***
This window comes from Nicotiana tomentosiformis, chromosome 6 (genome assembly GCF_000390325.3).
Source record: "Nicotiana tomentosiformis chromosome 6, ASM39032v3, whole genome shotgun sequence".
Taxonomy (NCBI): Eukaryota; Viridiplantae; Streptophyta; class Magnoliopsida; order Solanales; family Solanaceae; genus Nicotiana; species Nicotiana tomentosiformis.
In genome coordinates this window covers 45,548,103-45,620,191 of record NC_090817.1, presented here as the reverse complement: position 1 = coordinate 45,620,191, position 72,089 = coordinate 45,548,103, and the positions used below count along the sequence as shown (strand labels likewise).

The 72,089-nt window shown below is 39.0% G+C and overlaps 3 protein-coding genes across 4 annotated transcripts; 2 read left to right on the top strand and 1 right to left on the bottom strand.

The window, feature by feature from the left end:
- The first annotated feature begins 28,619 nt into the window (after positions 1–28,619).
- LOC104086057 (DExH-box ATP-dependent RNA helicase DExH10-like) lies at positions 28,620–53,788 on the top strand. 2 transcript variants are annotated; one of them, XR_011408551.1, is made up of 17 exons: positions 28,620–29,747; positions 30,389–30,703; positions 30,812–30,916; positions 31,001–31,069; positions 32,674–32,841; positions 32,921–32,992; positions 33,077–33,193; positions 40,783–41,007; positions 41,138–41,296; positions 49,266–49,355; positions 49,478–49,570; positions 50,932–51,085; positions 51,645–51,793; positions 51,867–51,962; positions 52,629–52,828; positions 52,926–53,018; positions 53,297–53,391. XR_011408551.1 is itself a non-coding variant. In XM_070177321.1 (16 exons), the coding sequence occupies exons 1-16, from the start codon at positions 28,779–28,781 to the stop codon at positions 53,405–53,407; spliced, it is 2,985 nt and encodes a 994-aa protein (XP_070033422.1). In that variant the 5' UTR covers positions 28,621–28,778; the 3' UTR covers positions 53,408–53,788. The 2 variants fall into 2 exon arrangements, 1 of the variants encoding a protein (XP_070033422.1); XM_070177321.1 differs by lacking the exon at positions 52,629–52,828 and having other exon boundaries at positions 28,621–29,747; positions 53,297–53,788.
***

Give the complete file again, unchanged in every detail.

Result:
This window comes from Nicotiana tomentosiformis, chromosome 6 (genome assembly GCF_000390325.3).
Source record: "Nicotiana tomentosiformis chromosome 6, ASM39032v3, whole genome shotgun sequence".
Taxonomy (NCBI): Eukaryota; Viridiplantae; Streptophyta; class Magnoliopsida; order Solanales; family Solanaceae; genus Nicotiana; species Nicotiana tomentosiformis.
In genome coordinates this window covers 45,548,103-45,620,191 of record NC_090817.1, presented here as the reverse complement: position 1 = coordinate 45,620,191, position 72,089 = coordinate 45,548,103, and the positions used below count along the sequence as shown (strand labels likewise).

The 72,089-nt window shown below is 39.0% G+C and overlaps 3 protein-coding genes across 4 annotated transcripts; 2 read left to right on the top strand and 1 right to left on the bottom strand.

The window, feature by feature from the left end:
- The first annotated feature begins 28,619 nt into the window (after positions 1–28,619).
- LOC104086057 (DExH-box ATP-dependent RNA helicase DExH10-like) lies at positions 28,620–53,788 on the top strand. 2 transcript variants are annotated; one of them, XR_011408551.1, is made up of 17 exons: positions 28,620–29,747; positions 30,389–30,703; positions 30,812–30,916; positions 31,001–31,069; positions 32,674–32,841; positions 32,921–32,992; positions 33,077–33,193; positions 40,783–41,007; positions 41,138–41,296; positions 49,266–49,355; positions 49,478–49,570; positions 50,932–51,085; positions 51,645–51,793; positions 51,867–51,962; positions 52,629–52,828; positions 52,926–53,018; positions 53,297–53,391. XR_011408551.1 is itself a non-coding variant. In XM_070177321.1 (16 exons), the coding sequence occupies exons 1-16, from the start codon at positions 28,779–28,781 to the stop codon at positions 53,405–53,407; spliced, it is 2,985 nt and encodes a 994-aa protein (XP_070033422.1). In that variant the 5' UTR covers positions 28,621–28,778; the 3' UTR covers positions 53,408–53,788. The 2 variants fall into 2 exon arrangements, 1 of the variants encoding a protein (XP_070033422.1); XM_070177321.1 differs by lacking the exon at positions 52,629–52,828 and having other exon boundaries at positions 28,621–29,747; positions 53,297–53,788.